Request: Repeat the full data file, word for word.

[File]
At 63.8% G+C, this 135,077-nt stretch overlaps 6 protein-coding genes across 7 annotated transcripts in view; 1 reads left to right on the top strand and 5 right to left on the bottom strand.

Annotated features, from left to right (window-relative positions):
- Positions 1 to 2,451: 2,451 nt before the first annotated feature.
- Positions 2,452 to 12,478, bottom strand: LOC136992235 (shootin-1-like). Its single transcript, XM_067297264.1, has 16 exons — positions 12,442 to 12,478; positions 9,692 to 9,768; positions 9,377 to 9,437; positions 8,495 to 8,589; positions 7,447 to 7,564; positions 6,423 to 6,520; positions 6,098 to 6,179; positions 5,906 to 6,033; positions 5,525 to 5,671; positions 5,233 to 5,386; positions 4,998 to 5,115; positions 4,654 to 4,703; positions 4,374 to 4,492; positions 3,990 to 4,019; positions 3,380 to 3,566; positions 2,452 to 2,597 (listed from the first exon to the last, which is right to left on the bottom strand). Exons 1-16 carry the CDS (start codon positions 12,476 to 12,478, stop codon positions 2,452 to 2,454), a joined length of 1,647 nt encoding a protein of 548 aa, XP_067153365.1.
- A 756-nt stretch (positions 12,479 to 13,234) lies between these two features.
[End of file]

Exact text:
At 63.8% G+C, this 135,077-nt stretch overlaps 6 protein-coding genes across 7 annotated transcripts in view; 1 reads left to right on the top strand and 5 right to left on the bottom strand.

Annotated features, from left to right (window-relative positions):
- Positions 1 to 2,451: 2,451 nt before the first annotated feature.
- Positions 2,452 to 12,478, bottom strand: LOC136992235 (shootin-1-like). Its single transcript, XM_067297264.1, has 16 exons — positions 12,442 to 12,478; positions 9,692 to 9,768; positions 9,377 to 9,437; positions 8,495 to 8,589; positions 7,447 to 7,564; positions 6,423 to 6,520; positions 6,098 to 6,179; positions 5,906 to 6,033; positions 5,525 to 5,671; positions 5,233 to 5,386; positions 4,998 to 5,115; positions 4,654 to 4,703; positions 4,374 to 4,492; positions 3,990 to 4,019; positions 3,380 to 3,566; positions 2,452 to 2,597 (listed from the first exon to the last, which is right to left on the bottom strand). Exons 1-16 carry the CDS (start codon positions 12,476 to 12,478, stop codon positions 2,452 to 2,454), a joined length of 1,647 nt encoding a protein of 548 aa, XP_067153365.1.
- A 756-nt stretch (positions 12,479 to 13,234) lies between these two features.